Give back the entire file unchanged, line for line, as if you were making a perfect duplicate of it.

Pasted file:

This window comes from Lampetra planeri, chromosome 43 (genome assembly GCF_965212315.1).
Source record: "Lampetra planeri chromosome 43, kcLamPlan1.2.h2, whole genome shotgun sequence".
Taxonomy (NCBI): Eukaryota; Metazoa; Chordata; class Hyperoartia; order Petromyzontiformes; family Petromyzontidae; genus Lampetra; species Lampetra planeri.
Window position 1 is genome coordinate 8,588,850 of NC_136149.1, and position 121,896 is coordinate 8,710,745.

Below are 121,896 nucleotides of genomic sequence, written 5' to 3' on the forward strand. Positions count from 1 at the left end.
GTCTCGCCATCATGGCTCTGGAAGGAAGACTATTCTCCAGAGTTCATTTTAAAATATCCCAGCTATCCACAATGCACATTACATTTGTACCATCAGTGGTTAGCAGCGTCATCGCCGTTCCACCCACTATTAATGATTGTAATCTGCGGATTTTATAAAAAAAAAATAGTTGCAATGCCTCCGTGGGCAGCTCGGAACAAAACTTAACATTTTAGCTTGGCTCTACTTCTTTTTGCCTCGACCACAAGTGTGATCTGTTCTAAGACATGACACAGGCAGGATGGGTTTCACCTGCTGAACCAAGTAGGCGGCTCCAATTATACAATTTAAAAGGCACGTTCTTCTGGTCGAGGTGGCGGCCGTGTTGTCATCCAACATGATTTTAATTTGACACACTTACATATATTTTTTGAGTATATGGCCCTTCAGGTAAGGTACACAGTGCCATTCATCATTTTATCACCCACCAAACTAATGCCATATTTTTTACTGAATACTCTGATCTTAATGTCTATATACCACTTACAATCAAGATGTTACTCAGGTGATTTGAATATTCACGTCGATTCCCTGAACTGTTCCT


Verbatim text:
This window comes from Lampetra planeri, chromosome 43 (genome assembly GCF_965212315.1).
Source record: "Lampetra planeri chromosome 43, kcLamPlan1.2.h2, whole genome shotgun sequence".
Taxonomy (NCBI): Eukaryota; Metazoa; Chordata; class Hyperoartia; order Petromyzontiformes; family Petromyzontidae; genus Lampetra; species Lampetra planeri.
Window position 1 is genome coordinate 8,588,850 of NC_136149.1, and position 121,896 is coordinate 8,710,745.

Below are 121,896 nucleotides of genomic sequence, written 5' to 3' on the forward strand. Positions count from 1 at the left end.
GTCTCGCCATCATGGCTCTGGAAGGAAGACTATTCTCCAGAGTTCATTTTAAAATATCCCAGCTATCCACAATGCACATTACATTTGTACCATCAGTGGTTAGCAGCGTCATCGCCGTTCCACCCACTATTAATGATTGTAATCTGCGGATTTTATAAAAAAAAAATAGTTGCAATGCCTCCGTGGGCAGCTCGGAACAAAACTTAACATTTTAGCTTGGCTCTACTTCTTTTTGCCTCGACCACAAGTGTGATCTGTTCTAAGACATGACACAGGCAGGATGGGTTTCACCTGCTGAACCAAGTAGGCGGCTCCAATTATACAATTTAAAAGGCACGTTCTTCTGGTCGAGGTGGCGGCCGTGTTGTCATCCAACATGATTTTAATTTGACACACTTACATATATTTTTTGAGTATATGGCCCTTCAGGTAAGGTACACAGTGCCATTCATCATTTTATCACCCACCAAACTAATGCCATATTTTTTACTGAATACTCTGATCTTAATGTCTATATACCACTTACAATCAAGATGTTACTCAGGTGATTTGAATATTCACGTCGATTCCCTGAACTGTTCCT